Brittany at its Best
Occupying a stunning villa overlooking a sailboat-dotted bay, Venetia van Kuffeler delights in charming boutique hotel, Castelbrac
Sometimes last-minute trips turn out to be my favourite. Minimal planning and few expectations make for a low maintenance few days. With just a few days’ notice, we had jumped on a plane at Stansted and taken a short flight to Brittany. A ten-minute drive (in the hotel’s Tesla, no less) from the Dinard-Plertui-Saint Malo Airport, we were off to stay at Castelbrac, a luxurious boutique hotel settled in a nineteenth-century villa in Dinard. Set on the cliff tops of the dramatic Brittany coastline, the hotel promised panoramic views of the bays of Vicomté, Solidor and the ramparts of Saint Malo.
Rich in history, Castelbrac was built by the aristocratic founders of Dinard, the English Faber family, and was later home to hero of the Crimean War, Robert William Hamilton. In the 1930s, it was the site of a marine research station and aquarium, under the patronage of French commander turned Arctic explorer, Jean-Baptiste Charcot.
The building’s eclectic history is as interesting as the town itself. Found on the Côte d’Émeraude of Brittany, American and British aristocrats built magnificent villas on the cliff tops during the French Belle Époque. International guests came to its shores to live and holiday in what had become one of the most popular seaside resorts in Europe. The list was long – King Edward VII came in 1903 on his royal yacht, George V, German Emperor William II and King Leopold of Belgium. Claude Debussy composed La Mer while in Dinard and Pablo Picasso worked on 19 paintings during several holidays there between 1922 and 1928. Winston Churchill enjoyed holidaying in the area, and Hitchcock reportedly based the house used in his famous film Psycho on a villa standing over the Plage de l’Écluse. Today, Dinard is considered one of the most British of sea resorts in France, however it has retained plenty of French charm.
Run under the eye of charismatic Director General Dominick Adrian, Castelbrac opened its doors as a beautiful boutique hotel in the summer of 2015, with 25 seaview rooms and suites. Privately owned, the hotel has the appearance of an English castle with a certain bric-à-brac charm, from where it derives its name. Parisian interior designers have blended the hotel’s historic elements with a modern eclecticism, giving the rooms an art deco look inspired by the sea, with charming results.
Its proximity to the sea has not only influenced the hotel’s design, but also its restaurant Le Pourquoi Pas, which offers a wide selection of seafood. Housed in a room overlooking the bay where Commander Charcot paced dreaming of future expeditions on his boat Pourquoi-pas?, chef Julien Hennote’s menus change weekly. His ingredients are sourced locally within a 25km radius of the hotel, working with the top producers in the region. Our meal was excellent, and the restaurant was fully booked both nights that we were there.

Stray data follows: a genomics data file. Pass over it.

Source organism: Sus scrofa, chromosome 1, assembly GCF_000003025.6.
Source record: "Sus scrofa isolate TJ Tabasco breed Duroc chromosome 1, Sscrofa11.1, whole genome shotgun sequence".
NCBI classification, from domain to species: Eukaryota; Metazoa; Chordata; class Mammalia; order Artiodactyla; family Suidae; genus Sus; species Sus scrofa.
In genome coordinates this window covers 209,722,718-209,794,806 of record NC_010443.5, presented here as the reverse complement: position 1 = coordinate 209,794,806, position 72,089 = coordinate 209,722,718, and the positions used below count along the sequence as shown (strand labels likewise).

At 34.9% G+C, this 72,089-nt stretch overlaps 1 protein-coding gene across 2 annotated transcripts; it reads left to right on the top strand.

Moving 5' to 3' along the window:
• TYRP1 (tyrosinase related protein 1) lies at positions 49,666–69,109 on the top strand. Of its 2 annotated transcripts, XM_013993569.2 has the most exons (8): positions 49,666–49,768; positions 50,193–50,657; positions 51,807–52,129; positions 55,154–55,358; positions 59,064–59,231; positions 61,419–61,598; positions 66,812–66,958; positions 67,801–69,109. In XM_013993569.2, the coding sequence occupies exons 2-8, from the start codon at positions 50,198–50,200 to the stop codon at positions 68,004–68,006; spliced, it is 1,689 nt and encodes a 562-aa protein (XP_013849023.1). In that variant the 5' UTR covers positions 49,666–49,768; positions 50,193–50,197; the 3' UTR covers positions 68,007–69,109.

As the name suggests, the charming Aquarium Bar is the former aquarium museum, open to the public between 1934 and 1992. The lighting recreates the twilight of the old aquarium glow, columns have been sheathed in green, black and gold mosaic, reminiscent of fish scales and colours of the ocean, and porthole windows look out at the ocean. The terrace bar is a dreamy spot for some lobster and a glass of Chablis in the sunshine, while watching the world pass by on the Clare de Lune promenade. For further relaxation, the Spa Suite by Thémaé offers a selection of well-being treatments, and a pretty lap pool overlooks the stunning bay below.
Days are spent gazing at the views and passing boats. The magnitude between low and high tides – one of the largest in Europe – reinvents the landscape at every tide. During spring and summer, guests can explore Dinard and the nearby Channel Islands with Castelbrac’s motorboat Fou de Bassan, fully built in Brittany. Elegant and powerful, the 13-metre wooden boat in Italian Vaporetto style was built entirely by hand.
With only 48 hours in France, we were content to simply explore Dinard on foot, but within 45 minutes’ drive of Castelbrac, one can discover many famous historic sites including: UNESCO World Heritage Site Le Mont-Saint-Michel; the city of Saint-Malo and its ramparts; Castle Combourg where Chateaubriand was born and lived; and the port of Cancale, famous for its oysters and bisquines boats. Along with this lovely hotel, there are certainly plenty of reasons to go back.
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